[UPDATE: Magazine veteran Kim France points out on her blog that Tavi's idea for “Ask a Grown Man” is actually quite similar to Sassy magazine's column “Dear Boy” — does this make a difference?]
They say imitation is the highest form of flattery. But is it?
Yesterday, Racked pointed out that a recent video feature by Seventeen magazine was very similar to fashion blogger wunderkind Tavi Gevinson's series “Ask a Grown Man.”
The original feature includes “homemade” videos of famous funny men, including Jon Hamm, Paul Rudd, and Judd Apatow, blurting out their awkward and honest advice based of off questions sent in by Rookie's teen girl readership. Seventeen's videos also asked male “celebrities” for dating advice young girls, but the guys were a younger and more quaffed.
Tavi voiced her opinion on the matter, and admitted she felt that Seventeen was stepping on Rookie's toes, telling Racked, “This is the first time that I've felt that something I've done, or Rookie has done, has been copied.”
There is just something so magical about a scruffy looking Jon Hamm answering questions submitted by teenage girls with topics that range from farting to flirting, and the “off the cuff” style behind it are what made it so popular.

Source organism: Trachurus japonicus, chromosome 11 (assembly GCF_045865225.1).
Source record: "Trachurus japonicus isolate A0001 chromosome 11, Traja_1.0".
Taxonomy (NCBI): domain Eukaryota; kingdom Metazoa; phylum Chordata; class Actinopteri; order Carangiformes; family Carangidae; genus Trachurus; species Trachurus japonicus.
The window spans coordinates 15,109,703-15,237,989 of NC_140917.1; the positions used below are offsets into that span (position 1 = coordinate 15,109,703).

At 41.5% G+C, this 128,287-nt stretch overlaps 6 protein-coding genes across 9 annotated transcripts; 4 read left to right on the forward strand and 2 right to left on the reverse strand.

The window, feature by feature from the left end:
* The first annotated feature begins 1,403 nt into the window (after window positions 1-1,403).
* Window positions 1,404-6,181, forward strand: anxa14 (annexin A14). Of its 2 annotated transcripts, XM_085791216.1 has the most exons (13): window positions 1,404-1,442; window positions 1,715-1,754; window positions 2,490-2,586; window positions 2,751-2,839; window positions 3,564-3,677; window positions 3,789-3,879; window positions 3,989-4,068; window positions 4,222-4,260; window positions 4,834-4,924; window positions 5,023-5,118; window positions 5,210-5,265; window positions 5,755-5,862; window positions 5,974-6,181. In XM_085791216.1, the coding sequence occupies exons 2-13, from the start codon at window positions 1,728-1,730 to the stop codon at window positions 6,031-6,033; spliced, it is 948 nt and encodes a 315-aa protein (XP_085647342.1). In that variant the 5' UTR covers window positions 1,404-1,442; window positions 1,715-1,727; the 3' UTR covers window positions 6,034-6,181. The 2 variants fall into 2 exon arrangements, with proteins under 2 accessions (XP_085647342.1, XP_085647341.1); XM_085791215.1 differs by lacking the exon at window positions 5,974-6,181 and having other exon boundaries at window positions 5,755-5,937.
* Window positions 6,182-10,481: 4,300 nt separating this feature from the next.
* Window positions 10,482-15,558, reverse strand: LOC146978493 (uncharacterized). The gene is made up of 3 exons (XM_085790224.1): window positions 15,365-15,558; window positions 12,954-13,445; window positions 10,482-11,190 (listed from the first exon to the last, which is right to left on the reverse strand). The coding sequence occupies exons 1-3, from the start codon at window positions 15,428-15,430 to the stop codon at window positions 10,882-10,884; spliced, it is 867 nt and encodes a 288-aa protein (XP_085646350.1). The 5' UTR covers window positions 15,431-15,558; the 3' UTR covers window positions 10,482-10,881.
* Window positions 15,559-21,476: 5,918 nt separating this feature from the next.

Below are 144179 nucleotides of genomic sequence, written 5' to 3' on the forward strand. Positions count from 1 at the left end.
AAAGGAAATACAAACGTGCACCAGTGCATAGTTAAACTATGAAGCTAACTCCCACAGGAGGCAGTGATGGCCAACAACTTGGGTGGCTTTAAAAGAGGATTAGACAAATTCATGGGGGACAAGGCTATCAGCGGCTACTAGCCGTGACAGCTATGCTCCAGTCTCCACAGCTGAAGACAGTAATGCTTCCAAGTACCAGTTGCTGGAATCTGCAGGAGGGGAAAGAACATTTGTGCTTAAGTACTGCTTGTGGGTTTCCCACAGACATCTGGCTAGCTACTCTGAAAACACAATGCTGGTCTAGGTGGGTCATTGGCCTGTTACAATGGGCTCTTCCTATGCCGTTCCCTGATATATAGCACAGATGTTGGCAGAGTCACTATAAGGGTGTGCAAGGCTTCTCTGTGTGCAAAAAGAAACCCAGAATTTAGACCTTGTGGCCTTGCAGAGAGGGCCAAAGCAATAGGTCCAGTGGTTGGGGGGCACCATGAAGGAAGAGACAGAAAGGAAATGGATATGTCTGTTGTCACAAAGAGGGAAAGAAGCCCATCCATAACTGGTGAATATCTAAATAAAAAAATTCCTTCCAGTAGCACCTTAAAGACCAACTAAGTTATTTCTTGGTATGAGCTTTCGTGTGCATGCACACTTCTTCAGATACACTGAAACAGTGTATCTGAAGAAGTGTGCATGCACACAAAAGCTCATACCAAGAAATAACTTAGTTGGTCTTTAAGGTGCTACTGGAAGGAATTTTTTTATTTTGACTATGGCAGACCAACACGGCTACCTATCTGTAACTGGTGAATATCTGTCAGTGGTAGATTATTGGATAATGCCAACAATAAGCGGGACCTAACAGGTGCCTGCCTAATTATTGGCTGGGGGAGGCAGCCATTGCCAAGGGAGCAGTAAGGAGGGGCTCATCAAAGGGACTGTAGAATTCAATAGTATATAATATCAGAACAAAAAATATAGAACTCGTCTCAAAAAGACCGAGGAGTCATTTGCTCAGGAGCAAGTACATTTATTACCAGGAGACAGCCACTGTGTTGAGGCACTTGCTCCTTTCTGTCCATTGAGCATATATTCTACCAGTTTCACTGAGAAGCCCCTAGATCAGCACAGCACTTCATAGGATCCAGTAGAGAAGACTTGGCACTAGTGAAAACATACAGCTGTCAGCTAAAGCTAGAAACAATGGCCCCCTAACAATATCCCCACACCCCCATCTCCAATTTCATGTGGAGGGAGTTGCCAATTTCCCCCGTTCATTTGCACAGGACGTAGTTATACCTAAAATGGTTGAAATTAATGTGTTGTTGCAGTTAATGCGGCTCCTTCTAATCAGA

Tavi basically admitted that she thought Seventeen was trying to cop her style but completely missed the boat, “I feel like this is Seventeen's attempt to reach people in a certain way that Rookie succeeds at, but they kind of missed the point about why Ask A Grown Man is celebrated by making it about asking an ‘A-lister.' They wanted to repurpose this feature because they saw that people like it, but they missed the point of why people like it, and it's the same quality that's missing from the rest of their magazine, too… I feel like if I followed their articles about boys and truly believed it was as important to do certain things or avoid certain things as they say, I would probably go crazy. Sometimes their 'embarrassing' stories are literally about boys finding out that you have your period. I'm just tired of stigmatizing totally normal body stuff like that, which is already a little scary and weird to some girls.”
Tavi isn't the first person to have her work mirrored. Remember when Topshop copied those jewelry designs from Wendy Brandes? Or, in less extreme cases, when bloggers lose their individuality.
While using inspiration to spark creativity is a healthy way of creating content, what happens when “inspiration” becomes “replication”? Even more, what happens when the copy cat is a bigger company, blogger, designer, etc.? Tavi was lucky enough to have a platform to have her side of the story voiced, but not every blogger has that opportunity.
On the other side of things, do copy cats push us to be more innovative? And if people want to copy what you are doing, does that mean you are doing something right?
Check out Tavi's video versus the Seventeen video and let us know your thoughts on the subject:
Seventeen magazine's video:
[Image credit: Style Rookie]